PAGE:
Okay, contracts, budgets, and the numbers involved are boring subjects: generally we wanna skip over all this stuff and get to the business of playing baseball. I get that… but Friday’s events will impact just how well the Braves can do that this year – but we’ve yet to see just how significant an impact that will be.
On Thursday, I gave you my pre-arbitration estimate on the Braves’ payroll situation. This is the promised update to that, based on all events from Friday’s filing deadlines.
First of all, here is a chart to explain the details on what happened (click on it to bask in the largess of these numbers):
I’ll summarize with a few bullet points:
- Frank Wren said (as Julien quoted him yesterday) “we went well above the recommended salary arbitration numbers for all of our players.” By and large, that seems to have been true. You could argue otherwise for Craig Kimbrel and Freddie Freeman, though… at least based on the MLBTR Estimates.
- Nonetheless, the signed players (Mike Minor, Chris Johnson, Kris Medlen, Jordan Schafer) all pushed the payroll estimate upwards by $890,000.
- At this point, arbitration ceases to be a negotiation and becomes an “either/or” proposition. Each side will have to defend “their” number as filed yesterday, and the arbitrator will select one: either the team’s number or the player’s number. So Kimbrel, for instance, will either end up with $6.55 million or $9 million. Nothing else.
- So the minimum that Atlanta will end up with in payroll now is $92,213,000. The maximum (if they lose all three cases) is exactly $4 million higher.
- They aren’t likely to win or lose all three cases, but that $4 million gap is significant. Especially at the trade deadline in July.
There is no issue here with “affordability”: total team payroll for the year was reported to be right at $100 million. The team can “afford” all of these contracts – no matter how the arbitrators rule.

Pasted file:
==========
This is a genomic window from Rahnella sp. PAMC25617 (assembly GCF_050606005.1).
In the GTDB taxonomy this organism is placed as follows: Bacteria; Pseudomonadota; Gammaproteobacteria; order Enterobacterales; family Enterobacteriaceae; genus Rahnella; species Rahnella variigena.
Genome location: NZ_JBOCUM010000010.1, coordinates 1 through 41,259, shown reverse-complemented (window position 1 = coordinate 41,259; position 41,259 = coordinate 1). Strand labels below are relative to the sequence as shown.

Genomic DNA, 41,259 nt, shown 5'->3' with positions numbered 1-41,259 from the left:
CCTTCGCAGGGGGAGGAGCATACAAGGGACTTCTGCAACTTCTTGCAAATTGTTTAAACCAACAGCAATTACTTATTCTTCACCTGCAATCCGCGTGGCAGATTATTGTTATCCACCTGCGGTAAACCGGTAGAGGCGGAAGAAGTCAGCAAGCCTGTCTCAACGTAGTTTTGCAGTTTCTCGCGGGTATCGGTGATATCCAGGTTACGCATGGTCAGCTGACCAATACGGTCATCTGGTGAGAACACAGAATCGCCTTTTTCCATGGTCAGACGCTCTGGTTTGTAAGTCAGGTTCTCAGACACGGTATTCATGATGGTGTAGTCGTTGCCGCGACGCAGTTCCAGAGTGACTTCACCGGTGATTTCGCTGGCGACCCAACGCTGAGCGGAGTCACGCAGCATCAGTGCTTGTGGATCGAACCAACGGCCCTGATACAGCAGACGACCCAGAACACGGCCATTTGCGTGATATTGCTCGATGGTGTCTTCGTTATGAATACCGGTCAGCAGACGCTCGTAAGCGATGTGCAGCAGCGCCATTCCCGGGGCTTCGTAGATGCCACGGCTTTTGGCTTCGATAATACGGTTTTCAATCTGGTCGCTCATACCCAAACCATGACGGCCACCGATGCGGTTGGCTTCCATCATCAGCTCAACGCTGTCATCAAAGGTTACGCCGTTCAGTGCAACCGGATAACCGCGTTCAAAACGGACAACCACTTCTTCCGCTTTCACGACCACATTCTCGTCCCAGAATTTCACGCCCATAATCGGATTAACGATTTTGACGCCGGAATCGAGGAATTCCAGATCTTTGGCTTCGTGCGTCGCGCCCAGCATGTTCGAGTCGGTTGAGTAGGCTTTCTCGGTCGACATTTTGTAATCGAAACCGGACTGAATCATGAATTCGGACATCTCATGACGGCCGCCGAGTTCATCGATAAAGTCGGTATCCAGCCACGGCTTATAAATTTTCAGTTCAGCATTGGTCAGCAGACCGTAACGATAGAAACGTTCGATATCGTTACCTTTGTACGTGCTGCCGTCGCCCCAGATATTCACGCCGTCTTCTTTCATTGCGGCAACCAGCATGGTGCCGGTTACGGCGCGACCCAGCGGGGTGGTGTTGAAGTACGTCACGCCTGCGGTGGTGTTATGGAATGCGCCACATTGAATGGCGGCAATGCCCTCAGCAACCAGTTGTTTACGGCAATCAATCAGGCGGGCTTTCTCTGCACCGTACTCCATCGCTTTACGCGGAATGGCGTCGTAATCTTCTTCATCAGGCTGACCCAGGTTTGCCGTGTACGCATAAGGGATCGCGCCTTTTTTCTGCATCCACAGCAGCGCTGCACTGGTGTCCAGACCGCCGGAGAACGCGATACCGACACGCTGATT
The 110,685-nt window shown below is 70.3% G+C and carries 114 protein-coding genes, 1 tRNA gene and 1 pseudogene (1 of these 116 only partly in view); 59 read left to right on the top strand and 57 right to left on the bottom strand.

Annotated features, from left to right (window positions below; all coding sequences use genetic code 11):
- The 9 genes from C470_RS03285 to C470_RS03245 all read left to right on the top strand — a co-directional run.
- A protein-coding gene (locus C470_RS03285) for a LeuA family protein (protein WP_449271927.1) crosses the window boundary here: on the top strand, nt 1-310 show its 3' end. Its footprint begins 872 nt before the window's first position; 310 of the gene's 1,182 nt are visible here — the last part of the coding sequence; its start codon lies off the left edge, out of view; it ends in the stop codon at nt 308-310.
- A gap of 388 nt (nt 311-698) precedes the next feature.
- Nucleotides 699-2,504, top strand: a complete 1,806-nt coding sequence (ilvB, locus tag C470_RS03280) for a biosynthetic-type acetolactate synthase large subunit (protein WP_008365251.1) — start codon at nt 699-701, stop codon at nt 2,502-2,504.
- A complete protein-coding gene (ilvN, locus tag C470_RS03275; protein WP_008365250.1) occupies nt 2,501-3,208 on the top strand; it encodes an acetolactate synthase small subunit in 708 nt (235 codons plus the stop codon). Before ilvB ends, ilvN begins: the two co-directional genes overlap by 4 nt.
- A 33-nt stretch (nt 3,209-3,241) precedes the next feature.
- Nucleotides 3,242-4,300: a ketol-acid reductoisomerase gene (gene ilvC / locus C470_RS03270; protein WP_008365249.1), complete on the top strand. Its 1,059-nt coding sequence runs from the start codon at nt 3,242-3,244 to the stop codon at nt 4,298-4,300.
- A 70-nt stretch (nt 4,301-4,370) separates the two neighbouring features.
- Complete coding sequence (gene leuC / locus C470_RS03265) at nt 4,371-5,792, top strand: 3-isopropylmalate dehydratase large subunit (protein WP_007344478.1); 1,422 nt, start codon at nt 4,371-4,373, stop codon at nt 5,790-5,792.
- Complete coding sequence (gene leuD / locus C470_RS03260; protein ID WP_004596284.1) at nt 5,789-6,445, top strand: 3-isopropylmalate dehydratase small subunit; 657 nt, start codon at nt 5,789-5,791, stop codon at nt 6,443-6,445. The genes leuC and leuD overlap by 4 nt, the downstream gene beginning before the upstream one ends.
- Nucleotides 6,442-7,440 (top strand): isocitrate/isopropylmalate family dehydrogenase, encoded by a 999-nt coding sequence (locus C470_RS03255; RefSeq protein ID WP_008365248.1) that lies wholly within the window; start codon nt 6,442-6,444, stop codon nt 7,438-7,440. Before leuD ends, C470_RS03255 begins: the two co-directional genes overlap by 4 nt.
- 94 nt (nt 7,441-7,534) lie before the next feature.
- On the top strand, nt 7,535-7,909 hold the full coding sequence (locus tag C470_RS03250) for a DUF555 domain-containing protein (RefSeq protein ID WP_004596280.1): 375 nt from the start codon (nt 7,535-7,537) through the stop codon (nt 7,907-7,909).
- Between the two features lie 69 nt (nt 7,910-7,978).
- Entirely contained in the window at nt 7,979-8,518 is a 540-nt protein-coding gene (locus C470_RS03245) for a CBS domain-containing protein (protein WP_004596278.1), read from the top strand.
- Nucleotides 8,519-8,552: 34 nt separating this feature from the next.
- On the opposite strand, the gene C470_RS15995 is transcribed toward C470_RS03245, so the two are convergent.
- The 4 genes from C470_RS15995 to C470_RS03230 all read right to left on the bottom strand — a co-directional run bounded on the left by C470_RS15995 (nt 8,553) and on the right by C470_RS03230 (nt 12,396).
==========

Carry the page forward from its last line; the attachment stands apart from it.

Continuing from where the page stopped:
Of the three arbitration cases, I have these opinions:
- Heyward’s case is meh: “only” $300,000 difference. Given the prior estimate, I think he probably loses, but it’s not a big deal either way.
- Freeman’s case is more interesting, and I do think he wins due to his RBI production and clutch hitting.
- Kimbrel’s case is truly precedent setting. Nobody has ever had the numbers he’s posted; and it while it will be difficult to argue against him, it is also difficult to argue for a dollar figure that is so far above the previous record for a closer. If the Braves had chosen something around $7-7.5 million to defend, then I would think they’d win easily. But the $6.55 million figure may allow Kimbrel’s agent to have a chance. It could simply come down to something stupid like presentation style and the personalities involved, but I will guess that he loses in a close one.
This math shows that after arbitration, the committed dollars will be allow somewhere between $7.8 million and $3.8 million in remaining payroll space. That money will then be used for….
- Contract incentives (if Gavin Floyd actually pitches a lot this year)
- Obtaining replacements for injured players
- Possible trade deadline acquisitions
It’s that last bullet point that is the wild card. If Atlanta were to win all arbitration cases, then they’d have up to $4 million “extra” dollars to use for “buying” a better player at the trade deadline. If they lose all three? Well, it’s the difference between perhaps a Justin Morneau and Elliot Johnson – when you’re only paying for 40% of a player’s season, dollars buy more. More dollars can buy a lot.
We’ll see how it goes: arbitration trials are scheduled between February 1st and 21st.